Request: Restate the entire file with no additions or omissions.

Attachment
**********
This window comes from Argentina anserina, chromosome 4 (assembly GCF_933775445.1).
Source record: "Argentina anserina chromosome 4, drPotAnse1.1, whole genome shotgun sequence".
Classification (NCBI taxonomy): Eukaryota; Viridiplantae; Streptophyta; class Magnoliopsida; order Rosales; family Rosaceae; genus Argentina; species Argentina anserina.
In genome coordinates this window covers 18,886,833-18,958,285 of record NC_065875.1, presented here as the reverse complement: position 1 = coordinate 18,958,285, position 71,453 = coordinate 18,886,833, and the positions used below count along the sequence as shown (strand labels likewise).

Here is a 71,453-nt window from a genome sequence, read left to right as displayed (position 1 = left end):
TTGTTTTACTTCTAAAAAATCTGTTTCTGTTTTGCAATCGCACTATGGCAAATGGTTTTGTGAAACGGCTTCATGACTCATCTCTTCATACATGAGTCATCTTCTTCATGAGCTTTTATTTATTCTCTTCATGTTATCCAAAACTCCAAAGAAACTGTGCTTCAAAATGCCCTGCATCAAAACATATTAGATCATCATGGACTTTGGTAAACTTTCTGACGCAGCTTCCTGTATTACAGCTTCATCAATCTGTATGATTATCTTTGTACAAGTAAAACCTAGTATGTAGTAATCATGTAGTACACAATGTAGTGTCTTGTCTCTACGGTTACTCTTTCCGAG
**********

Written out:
This window comes from Argentina anserina, chromosome 4 (assembly GCF_933775445.1).
Source record: "Argentina anserina chromosome 4, drPotAnse1.1, whole genome shotgun sequence".
Classification (NCBI taxonomy): Eukaryota; Viridiplantae; Streptophyta; class Magnoliopsida; order Rosales; family Rosaceae; genus Argentina; species Argentina anserina.
In genome coordinates this window covers 18,886,833-18,958,285 of record NC_065875.1, presented here as the reverse complement: position 1 = coordinate 18,958,285, position 71,453 = coordinate 18,886,833, and the positions used below count along the sequence as shown (strand labels likewise).

Here is a 71,453-nt window from a genome sequence, read left to right as displayed (position 1 = left end):
TTGTTTTACTTCTAAAAAATCTGTTTCTGTTTTGCAATCGCACTATGGCAAATGGTTTTGTGAAACGGCTTCATGACTCATCTCTTCATACATGAGTCATCTTCTTCATGAGCTTTTATTTATTCTCTTCATGTTATCCAAAACTCCAAAGAAACTGTGCTTCAAAATGCCCTGCATCAAAACATATTAGATCATCATGGACTTTGGTAAACTTTCTGACGCAGCTTCCTGTATTACAGCTTCATCAATCTGTATGATTATCTTTGTACAAGTAAAACCTAGTATGTAGTAATCATGTAGTACACAATGTAGTGTCTTGTCTCTACGGTTACTCTTTCCGAG